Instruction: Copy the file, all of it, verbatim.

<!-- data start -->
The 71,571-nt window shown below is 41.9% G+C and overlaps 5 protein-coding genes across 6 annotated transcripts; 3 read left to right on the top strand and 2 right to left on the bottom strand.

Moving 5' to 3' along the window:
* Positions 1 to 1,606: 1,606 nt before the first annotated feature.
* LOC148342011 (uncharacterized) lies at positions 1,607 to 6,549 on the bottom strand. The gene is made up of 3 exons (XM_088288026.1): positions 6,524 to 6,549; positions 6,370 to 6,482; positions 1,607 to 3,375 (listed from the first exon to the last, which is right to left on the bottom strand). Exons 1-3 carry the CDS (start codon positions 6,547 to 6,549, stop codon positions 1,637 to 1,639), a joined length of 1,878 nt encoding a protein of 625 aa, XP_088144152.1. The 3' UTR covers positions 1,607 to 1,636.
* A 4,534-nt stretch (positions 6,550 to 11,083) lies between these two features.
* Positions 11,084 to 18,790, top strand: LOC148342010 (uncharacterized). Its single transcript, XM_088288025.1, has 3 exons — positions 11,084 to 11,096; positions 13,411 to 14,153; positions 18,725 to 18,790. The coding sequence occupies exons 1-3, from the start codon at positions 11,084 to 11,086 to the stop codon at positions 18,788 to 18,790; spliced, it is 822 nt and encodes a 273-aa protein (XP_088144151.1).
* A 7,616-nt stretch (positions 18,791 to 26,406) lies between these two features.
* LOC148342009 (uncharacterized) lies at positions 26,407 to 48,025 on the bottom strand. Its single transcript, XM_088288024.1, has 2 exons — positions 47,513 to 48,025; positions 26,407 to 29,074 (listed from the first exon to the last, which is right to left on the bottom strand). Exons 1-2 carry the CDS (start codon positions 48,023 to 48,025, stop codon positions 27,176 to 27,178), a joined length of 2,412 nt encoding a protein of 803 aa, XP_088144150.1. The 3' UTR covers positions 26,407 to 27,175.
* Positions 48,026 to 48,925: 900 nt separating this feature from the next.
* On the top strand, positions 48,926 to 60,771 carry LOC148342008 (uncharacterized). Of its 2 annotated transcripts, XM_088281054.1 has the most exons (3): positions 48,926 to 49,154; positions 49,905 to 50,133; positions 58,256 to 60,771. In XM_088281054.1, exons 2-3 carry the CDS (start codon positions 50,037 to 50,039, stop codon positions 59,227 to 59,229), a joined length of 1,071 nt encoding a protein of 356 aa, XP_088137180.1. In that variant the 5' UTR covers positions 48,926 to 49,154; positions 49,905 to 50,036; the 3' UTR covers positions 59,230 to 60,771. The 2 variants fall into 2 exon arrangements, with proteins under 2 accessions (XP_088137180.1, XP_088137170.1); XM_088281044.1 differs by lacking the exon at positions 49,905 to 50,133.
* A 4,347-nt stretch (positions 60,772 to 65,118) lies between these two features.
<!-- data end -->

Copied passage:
The 71,571-nt window shown below is 41.9% G+C and overlaps 5 protein-coding genes across 6 annotated transcripts; 3 read left to right on the top strand and 2 right to left on the bottom strand.

Moving 5' to 3' along the window:
* Positions 1 to 1,606: 1,606 nt before the first annotated feature.
* LOC148342011 (uncharacterized) lies at positions 1,607 to 6,549 on the bottom strand. The gene is made up of 3 exons (XM_088288026.1): positions 6,524 to 6,549; positions 6,370 to 6,482; positions 1,607 to 3,375 (listed from the first exon to the last, which is right to left on the bottom strand). Exons 1-3 carry the CDS (start codon positions 6,547 to 6,549, stop codon positions 1,637 to 1,639), a joined length of 1,878 nt encoding a protein of 625 aa, XP_088144152.1. The 3' UTR covers positions 1,607 to 1,636.
* A 4,534-nt stretch (positions 6,550 to 11,083) lies between these two features.
* Positions 11,084 to 18,790, top strand: LOC148342010 (uncharacterized). Its single transcript, XM_088288025.1, has 3 exons — positions 11,084 to 11,096; positions 13,411 to 14,153; positions 18,725 to 18,790. The coding sequence occupies exons 1-3, from the start codon at positions 11,084 to 11,086 to the stop codon at positions 18,788 to 18,790; spliced, it is 822 nt and encodes a 273-aa protein (XP_088144151.1).
* A 7,616-nt stretch (positions 18,791 to 26,406) lies between these two features.
* LOC148342009 (uncharacterized) lies at positions 26,407 to 48,025 on the bottom strand. Its single transcript, XM_088288024.1, has 2 exons — positions 47,513 to 48,025; positions 26,407 to 29,074 (listed from the first exon to the last, which is right to left on the bottom strand). Exons 1-2 carry the CDS (start codon positions 48,023 to 48,025, stop codon positions 27,176 to 27,178), a joined length of 2,412 nt encoding a protein of 803 aa, XP_088144150.1. The 3' UTR covers positions 26,407 to 27,175.
* Positions 48,026 to 48,925: 900 nt separating this feature from the next.
* On the top strand, positions 48,926 to 60,771 carry LOC148342008 (uncharacterized). Of its 2 annotated transcripts, XM_088281054.1 has the most exons (3): positions 48,926 to 49,154; positions 49,905 to 50,133; positions 58,256 to 60,771. In XM_088281054.1, exons 2-3 carry the CDS (start codon positions 50,037 to 50,039, stop codon positions 59,227 to 59,229), a joined length of 1,071 nt encoding a protein of 356 aa, XP_088137180.1. In that variant the 5' UTR covers positions 48,926 to 49,154; positions 49,905 to 50,036; the 3' UTR covers positions 59,230 to 60,771. The 2 variants fall into 2 exon arrangements, with proteins under 2 accessions (XP_088137180.1, XP_088137170.1); XM_088281044.1 differs by lacking the exon at positions 49,905 to 50,133.
* A 4,347-nt stretch (positions 60,772 to 65,118) lies between these two features.